James Garner as Jim Rockford, wisecracking private detective and ex-convict
Los Angeles, Summer 1974
Series: The Rockford Files
Episode: “Backlash of the Hunter” (Pilot)
Air Date: March 27, 1974
Director: Richard T. Heffron
Creator: Roy Huggins & Stephen J. Cannell
Costume Designer: Charles Waldo
WARNING! Spoilers ahead!
Today would have been the 91st birthday of James Garner, the charismatic actor who grew to stardom with his starring roles on the Western series Maverick and in The Great Escape (1963) before taking on what would be his signature role as struggling private eye Jim Rockford on The Rockford Files.
Roy Huggins and Stephen J. Cannell developed The Rockford Files as a spiritual successor to Maverick, reinventing Garner’s charming gambler Bret Maverick as a modern-day private investigator with the same sarcastic yet sincere attitude and conflict-averse nature. Having already proven his private eye credentials by playing Raymond Chandler’s famous detective in Marlowe (1969), Garner stepped into Jim Rockford’s loafers and established one of the greatest TV roles ever.
This is Jim Rockford. At the tone, leave your name and number. I’ll get back to you…
Cary Grant as T.R. Devlin, American government agent
Rio de Janeiro, Spring 1946
Release Date: September 6, 1946
Director: Alfred Hitchcock
With a tight screenplay from Ben Hecht, a dream cast including Cary Grant, Ingrid Bergman, and Claude Rains, and a finely developed cinematic maturity as the by-product of a quarter-century of directing, Notorious is considered a career high in the filmography of Alfred Hitchcock.
Robert Shaw as Donald “Red” Grant, lethal SPECTRE assassin
Istanbul, Spring 1963
Film: From Russia With Love
Release Date: October 10, 1963
Director: Terence Young
Costume Designer: Jocelyn Rickards
Robert Shaw set the Bond franchise standard as the dangerous Donald “Red” Grant in From Russia With Love, one of the most memorable antagonists in the series.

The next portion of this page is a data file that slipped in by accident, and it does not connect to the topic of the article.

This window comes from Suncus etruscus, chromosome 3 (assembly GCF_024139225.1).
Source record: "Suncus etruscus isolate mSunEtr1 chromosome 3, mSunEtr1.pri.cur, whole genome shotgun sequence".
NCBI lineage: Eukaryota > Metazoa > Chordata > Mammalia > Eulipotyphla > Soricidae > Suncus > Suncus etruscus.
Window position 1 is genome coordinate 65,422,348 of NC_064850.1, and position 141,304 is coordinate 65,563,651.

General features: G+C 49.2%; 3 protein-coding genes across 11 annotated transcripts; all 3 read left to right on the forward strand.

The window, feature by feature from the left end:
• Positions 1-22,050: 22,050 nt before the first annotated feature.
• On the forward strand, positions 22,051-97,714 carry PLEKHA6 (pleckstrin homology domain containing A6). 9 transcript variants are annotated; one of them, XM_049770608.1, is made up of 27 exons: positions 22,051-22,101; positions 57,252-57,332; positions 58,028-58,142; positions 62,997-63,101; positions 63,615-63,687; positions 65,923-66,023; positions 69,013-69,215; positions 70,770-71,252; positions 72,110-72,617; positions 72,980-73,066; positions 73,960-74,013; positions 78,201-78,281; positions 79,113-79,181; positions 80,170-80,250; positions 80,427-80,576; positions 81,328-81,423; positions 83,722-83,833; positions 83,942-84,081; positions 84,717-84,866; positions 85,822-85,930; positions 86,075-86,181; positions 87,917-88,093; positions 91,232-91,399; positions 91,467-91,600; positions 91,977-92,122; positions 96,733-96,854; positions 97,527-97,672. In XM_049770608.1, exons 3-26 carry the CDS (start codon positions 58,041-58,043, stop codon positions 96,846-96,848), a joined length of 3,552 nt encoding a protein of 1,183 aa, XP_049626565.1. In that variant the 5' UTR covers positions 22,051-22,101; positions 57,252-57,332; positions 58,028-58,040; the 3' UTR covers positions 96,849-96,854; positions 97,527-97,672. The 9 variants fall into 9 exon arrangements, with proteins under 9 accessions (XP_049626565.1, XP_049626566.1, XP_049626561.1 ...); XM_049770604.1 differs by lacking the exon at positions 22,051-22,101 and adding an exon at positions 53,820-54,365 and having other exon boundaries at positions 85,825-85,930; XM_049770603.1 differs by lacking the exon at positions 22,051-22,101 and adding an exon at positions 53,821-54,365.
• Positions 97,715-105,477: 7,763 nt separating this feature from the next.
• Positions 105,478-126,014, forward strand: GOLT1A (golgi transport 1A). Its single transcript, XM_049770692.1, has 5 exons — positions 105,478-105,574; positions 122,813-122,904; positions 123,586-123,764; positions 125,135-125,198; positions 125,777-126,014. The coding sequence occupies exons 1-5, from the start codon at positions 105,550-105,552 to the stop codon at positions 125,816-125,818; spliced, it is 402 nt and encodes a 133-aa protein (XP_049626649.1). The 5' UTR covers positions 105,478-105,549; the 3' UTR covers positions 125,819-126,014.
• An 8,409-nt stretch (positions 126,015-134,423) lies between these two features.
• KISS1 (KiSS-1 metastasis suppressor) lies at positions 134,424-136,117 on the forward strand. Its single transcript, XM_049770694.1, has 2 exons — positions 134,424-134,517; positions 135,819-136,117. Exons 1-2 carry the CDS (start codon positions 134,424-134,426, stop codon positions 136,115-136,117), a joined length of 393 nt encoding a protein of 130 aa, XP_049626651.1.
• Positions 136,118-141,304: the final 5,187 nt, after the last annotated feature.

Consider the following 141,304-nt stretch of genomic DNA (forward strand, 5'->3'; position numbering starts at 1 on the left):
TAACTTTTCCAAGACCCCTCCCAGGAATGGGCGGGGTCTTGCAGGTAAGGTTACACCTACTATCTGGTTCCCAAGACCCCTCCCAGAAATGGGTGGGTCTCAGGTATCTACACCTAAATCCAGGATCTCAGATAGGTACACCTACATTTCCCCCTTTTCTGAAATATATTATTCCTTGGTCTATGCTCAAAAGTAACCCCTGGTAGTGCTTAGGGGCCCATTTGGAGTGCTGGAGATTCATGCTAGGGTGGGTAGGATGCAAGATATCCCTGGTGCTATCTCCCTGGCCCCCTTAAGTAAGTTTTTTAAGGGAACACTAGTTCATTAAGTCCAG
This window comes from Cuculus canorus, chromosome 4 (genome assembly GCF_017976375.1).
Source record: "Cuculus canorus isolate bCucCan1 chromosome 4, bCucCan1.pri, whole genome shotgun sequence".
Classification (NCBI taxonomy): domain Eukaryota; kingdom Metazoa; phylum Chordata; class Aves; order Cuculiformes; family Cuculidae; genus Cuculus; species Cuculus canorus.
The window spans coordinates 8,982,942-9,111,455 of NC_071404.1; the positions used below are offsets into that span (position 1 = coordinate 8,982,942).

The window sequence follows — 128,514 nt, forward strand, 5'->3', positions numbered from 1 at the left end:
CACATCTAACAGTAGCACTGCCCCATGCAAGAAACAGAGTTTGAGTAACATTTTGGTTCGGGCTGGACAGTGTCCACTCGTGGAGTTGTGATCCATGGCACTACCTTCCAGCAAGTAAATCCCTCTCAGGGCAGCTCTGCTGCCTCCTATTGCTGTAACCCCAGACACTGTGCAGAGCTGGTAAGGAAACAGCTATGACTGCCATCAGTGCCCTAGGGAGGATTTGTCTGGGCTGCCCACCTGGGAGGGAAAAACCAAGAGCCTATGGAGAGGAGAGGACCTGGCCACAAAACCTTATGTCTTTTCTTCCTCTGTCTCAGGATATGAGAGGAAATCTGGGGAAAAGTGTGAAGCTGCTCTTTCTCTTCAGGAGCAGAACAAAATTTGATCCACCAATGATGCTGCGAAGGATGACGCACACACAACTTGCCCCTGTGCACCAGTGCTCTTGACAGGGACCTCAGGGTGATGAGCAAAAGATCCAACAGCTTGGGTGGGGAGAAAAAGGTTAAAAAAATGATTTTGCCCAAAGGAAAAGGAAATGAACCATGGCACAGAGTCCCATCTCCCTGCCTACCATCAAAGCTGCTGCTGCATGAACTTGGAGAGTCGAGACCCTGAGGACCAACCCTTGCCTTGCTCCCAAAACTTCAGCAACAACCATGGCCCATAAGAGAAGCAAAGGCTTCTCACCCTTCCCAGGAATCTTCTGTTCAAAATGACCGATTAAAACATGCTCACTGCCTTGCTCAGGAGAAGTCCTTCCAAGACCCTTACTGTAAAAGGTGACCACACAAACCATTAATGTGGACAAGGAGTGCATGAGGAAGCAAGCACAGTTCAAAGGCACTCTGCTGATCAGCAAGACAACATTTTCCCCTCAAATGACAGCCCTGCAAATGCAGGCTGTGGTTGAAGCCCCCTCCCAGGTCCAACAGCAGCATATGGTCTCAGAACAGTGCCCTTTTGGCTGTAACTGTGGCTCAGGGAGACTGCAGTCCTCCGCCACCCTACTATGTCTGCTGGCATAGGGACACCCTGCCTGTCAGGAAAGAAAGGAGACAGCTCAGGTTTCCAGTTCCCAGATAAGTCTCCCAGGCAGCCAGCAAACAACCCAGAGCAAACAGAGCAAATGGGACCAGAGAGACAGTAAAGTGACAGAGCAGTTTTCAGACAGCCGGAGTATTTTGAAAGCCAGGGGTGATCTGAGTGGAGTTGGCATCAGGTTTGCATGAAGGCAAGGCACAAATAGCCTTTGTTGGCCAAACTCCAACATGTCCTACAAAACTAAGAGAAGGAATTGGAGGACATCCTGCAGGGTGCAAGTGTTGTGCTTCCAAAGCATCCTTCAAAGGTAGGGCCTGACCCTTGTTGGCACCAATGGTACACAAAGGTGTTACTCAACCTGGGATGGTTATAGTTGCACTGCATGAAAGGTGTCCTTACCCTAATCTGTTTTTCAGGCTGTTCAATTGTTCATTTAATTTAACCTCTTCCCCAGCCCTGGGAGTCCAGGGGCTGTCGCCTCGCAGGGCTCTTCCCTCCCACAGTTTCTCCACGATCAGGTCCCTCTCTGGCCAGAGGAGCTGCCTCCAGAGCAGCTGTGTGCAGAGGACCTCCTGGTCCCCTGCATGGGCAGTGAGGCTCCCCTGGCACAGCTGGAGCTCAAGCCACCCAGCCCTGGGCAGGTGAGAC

Grant is arguably the archetype for subsequent villains that followed his laconic, icy blond example like Vargas in Thunderball, Necros in The Living Daylights, and Stamper in Tomorrow Never Dies, though none could ever match Robert Shaw’s truly menacing presence on screen. Continue reading
Timothy Dalton as James Bond, British government agent
Oxfordshire, England, Fall 1986
Film: The Living Daylights
Release Date: June 27, 1987
Director: John Glen
Costume Designer: Emma Porteous
Costume Supervisor: Tiny Nicholls
For the 00-7th of March, I’m finally getting around to my first post celebrating Timothy Dalton’s brief tenure as James Bond. After a few tumultuous years for the Bond franchise which saw Roger Moore going head to head with Sean Connery’s Never Say Never Again, Pierce Brosnan briefly signed to take over the role before Remington Steele came calling back, and a geriatric Roger Moore going head to head with Grace Jones in A View to a Kill, the franchise gave itself its first attempt at a reboot.
Timothy Dalton had long been considered for the Bond role, first approached nearly 20 years earlier when Sean Connery walked away after You Only Live Twice. Dalton made the mature decision of realizing that – not yet 25 years old – he wasn’t old enough for every man’s dream role nor did he want to try to steal the spotlight from Connery. After Moore’s retirement and Brosnan’s recall to TV in 1986, Dalton was again approached and finally decided to take the role.
Dalton had been a fan of Ian Fleming’s novels, so his portrayal meant a return to the basics: less lavish outrageousness and more grounded seriousness. Dalton’s Bond was a seasoned, professional spy who shared his predecessors’ appreciation – if not weakness – for fast cars, women, and martinis.
In this scene, Bond is called to MI6’s Blayden House (actually Stonor House in Oxfordshire), where his superiors are debriefing with General Georgi Koskov, the loquacious ex-KGB official played by Jeroen Krabbé, the Dutch actor who seemingly specializes in playing charmingly eccentric villains whose treachery is always discovered in the final act. Continue reading
Jon Hamm as Don Draper, recently divorced Madison Avenue ad man (although I guess it’s safe to call him Dick Whitman here…)
Los Angeles, December 1964
Series: Mad Men
Episode: “The Good News (Episode 4.03)
Air Date: August 8, 2010
Director: Jennifer Getzinger
Costume Designer: Janie Bryant Continue reading